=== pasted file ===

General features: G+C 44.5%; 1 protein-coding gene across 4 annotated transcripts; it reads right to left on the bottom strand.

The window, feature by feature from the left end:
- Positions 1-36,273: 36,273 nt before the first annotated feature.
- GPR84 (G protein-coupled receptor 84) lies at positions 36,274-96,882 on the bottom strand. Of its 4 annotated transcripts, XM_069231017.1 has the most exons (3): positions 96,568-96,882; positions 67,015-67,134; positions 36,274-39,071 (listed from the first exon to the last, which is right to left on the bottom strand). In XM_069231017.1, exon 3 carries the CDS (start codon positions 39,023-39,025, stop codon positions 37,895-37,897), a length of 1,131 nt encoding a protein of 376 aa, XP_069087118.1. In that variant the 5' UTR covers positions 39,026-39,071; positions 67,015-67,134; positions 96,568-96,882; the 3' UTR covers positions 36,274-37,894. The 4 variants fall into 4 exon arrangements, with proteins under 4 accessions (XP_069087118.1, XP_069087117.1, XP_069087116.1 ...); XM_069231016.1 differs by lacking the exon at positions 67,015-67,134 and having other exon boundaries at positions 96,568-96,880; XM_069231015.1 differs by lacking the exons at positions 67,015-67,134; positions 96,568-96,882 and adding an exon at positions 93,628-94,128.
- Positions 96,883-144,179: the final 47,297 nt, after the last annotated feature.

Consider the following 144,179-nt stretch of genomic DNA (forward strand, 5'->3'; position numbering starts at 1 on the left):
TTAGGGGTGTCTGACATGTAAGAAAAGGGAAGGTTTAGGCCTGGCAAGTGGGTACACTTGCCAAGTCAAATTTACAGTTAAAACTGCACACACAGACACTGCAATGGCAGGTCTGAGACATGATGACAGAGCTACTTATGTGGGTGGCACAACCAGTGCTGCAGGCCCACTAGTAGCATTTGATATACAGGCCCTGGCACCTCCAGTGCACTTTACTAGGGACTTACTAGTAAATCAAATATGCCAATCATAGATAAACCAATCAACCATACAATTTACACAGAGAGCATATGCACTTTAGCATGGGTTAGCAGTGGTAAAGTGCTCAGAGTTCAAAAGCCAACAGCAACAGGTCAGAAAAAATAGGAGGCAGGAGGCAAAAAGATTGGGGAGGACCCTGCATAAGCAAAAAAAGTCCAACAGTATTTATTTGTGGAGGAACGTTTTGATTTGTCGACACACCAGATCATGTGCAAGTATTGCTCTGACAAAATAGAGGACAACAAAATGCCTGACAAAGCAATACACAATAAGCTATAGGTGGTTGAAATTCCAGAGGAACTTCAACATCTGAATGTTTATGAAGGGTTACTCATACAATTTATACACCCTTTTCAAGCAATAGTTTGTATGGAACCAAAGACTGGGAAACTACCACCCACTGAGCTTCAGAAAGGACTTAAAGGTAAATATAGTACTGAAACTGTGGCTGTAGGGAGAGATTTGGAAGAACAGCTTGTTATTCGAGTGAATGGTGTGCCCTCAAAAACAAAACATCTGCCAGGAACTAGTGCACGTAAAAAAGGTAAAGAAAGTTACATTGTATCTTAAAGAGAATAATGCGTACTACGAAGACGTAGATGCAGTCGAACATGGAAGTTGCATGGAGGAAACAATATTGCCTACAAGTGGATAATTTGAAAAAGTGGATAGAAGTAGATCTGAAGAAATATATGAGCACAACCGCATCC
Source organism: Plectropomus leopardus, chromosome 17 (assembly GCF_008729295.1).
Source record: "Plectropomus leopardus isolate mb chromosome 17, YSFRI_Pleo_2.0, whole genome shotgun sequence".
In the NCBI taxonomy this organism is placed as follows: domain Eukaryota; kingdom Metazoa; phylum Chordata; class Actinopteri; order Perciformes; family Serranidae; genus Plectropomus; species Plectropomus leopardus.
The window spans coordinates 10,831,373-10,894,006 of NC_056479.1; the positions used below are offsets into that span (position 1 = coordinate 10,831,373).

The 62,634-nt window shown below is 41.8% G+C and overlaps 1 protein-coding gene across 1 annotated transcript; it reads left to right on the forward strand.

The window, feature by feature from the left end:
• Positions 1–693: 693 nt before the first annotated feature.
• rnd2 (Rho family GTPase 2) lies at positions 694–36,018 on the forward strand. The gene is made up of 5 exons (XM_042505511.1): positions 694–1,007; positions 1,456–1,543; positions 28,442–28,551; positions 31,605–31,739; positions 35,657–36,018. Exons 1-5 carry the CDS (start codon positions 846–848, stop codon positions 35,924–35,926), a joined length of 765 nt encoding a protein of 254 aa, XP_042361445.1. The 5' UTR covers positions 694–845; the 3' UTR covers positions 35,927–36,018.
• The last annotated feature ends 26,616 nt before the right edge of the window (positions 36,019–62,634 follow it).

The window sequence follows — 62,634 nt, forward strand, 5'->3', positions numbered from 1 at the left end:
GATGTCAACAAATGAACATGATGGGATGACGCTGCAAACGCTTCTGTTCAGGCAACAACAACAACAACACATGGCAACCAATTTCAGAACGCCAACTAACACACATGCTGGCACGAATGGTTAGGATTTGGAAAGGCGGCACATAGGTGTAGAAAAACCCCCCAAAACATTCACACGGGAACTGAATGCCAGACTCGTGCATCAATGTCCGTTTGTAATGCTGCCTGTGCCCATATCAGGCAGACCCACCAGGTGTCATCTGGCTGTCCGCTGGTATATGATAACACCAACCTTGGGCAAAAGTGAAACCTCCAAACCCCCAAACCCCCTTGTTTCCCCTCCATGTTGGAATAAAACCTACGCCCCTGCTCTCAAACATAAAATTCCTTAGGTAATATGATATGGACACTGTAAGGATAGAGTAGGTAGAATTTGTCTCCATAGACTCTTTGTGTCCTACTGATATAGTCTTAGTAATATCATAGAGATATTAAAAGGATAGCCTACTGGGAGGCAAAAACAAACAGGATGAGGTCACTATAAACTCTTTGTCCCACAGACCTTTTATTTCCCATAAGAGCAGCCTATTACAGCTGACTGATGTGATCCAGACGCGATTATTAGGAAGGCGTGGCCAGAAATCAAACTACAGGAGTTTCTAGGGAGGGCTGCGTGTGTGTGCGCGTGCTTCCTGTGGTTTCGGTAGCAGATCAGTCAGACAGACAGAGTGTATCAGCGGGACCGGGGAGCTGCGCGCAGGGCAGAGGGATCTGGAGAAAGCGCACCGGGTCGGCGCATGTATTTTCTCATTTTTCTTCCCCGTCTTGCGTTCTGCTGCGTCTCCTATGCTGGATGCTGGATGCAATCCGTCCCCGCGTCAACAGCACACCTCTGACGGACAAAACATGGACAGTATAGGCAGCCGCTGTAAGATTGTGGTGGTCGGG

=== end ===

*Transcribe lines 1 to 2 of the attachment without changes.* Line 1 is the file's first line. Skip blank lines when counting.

General features: G+C 44.5%; 1 protein-coding gene across 4 annotated transcripts; it reads right to left on the bottom strand.

The window, feature by feature from the left end: